Face it—accidents still happen, no matter how prepared you are. This chapter will teach you how to prevent accidents, and what to do when you can't. It includes several "what if" cases taken from real boating accidents, to help you recognize dangers, rescue injured people and prevent accidents.
Knowing how to prevent accidents and rescue others will give you more confidence and make your time on the water more enjoyable.
Trends in Boating Accidents
As in any other sport, an accident can always happen. Among the national trends:
^ Ninety-two percent of boating deaths happen when small boats capsize, passengers fall overboard, or boats collide.
^ As the number of youth operators continues to increase, accidents involving young people, and the injuries and deaths resulting from these accidents remain high.
^ Personal watercraft continue to be involved in nearly half of the accidents that cause injuries and property damage. Sixty-five percent of youth operators involved in accidents were under 16 years old, and 93 percent of youth operators involved in accidents were operating personal watercraft.
The Causes of Accidents
^ U.S. Coast Guard boating accident numbers show that a high percentage of boating accidents, especially deadly accidents, occur when operators used poor judgment, didn't pay attention, did not have enough experience, and behaved wildly.
^ Many accidents, especially those that cause serious injury or death, happen when boaters drink alcohol.
^ Many accidents happen because boaters don't have the right equipment, or any safety equipment at all. Accidents also happen when operators don't know how to use their equipment, or don't know the limits of their equipment. And they may not maintain their equipment correctly.
^ Current trend shows more than 70 percent of personal watercraft involved in accidents in California were either borrowed or rented.
You will learn:
♦ Trends and causes of boating accidents
♦ Basics of accident prevention and rescue
♦ Prevention and rescue methods for environmental hazards
♦ Basic rescue for water activities, such as capsizing, person overboard, collision, grounding and water skiing
FOR THE MOST RECENT CALIFORNIA ACCIDENT SUMMARY AND STATISTICS, CONSULT WEBSITE:
www.d bw.ca .gov/ SafetyReports.htm
Basics of Prevention
^ Know and practice the basic safety guidelines and the law for your type of boating.
^ Always carry the proper safety equipment and know how to use it.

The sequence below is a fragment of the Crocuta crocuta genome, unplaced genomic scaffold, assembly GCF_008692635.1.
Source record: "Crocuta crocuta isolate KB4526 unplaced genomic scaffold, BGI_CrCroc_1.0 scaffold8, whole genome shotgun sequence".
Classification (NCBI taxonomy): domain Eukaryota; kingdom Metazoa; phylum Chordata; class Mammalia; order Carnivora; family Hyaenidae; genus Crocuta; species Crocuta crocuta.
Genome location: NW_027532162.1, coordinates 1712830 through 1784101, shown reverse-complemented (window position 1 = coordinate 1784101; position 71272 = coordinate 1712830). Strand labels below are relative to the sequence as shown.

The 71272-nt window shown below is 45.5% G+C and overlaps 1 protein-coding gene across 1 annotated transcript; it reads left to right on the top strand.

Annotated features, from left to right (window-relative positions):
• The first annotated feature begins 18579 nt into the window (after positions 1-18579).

^ Have a properly fitted, U.S. Coast Guard-approved PFD for everyone aboard when boating.
^ Have the proper clothing for your type of boating and for the weather and water conditions.
^ Be water safe by knowing how to swim and tread water.
^ Always boat carefully and with good judgment. Stay within the limits of your boating skills and equipment.
^ Never boat under the influence of alcohol or drugs—it is against the law, and extremely dangerous to you and others.
^ The first rule of any rescue situation is to never put yourself or other rescuers in danger when trying to help someone. You don't want to become a victim and make the situation worse.
^ Stay calm. Be sure to carefully judge the situation and condition of the people involved.
^ Plan how to use your own and others' experience and resources to deal with the situation. Experience is a key resource in any type of emergency situation.
^ Call for help on a phone or VHF radio.
^ If the group size allows, send two or more persons together to get help.
^ If you send someone for help, be sure the person knows the details of the situation, knows where to find a phone or other means of communication, knows who to contact, and either directs rescuers to the accident scene or returns to the scene of the accident after successfully contacting authorities.
^ Seek basic training in first aid, cardiopulmonary resuscitation (CPR) and life-saving skills.
EACH SECTION BELOW INCLUDES THREE PARTS:
Guidelines for prevention, suggested techniques for rescue, and actual case studies. You should be able to read the case study and point out what the person(s) did right or wrong, what the person(s) could have done differently, and how you would react to the situation. Chapter headings at the beginning of each section point out the location of more detailed information on the topic.
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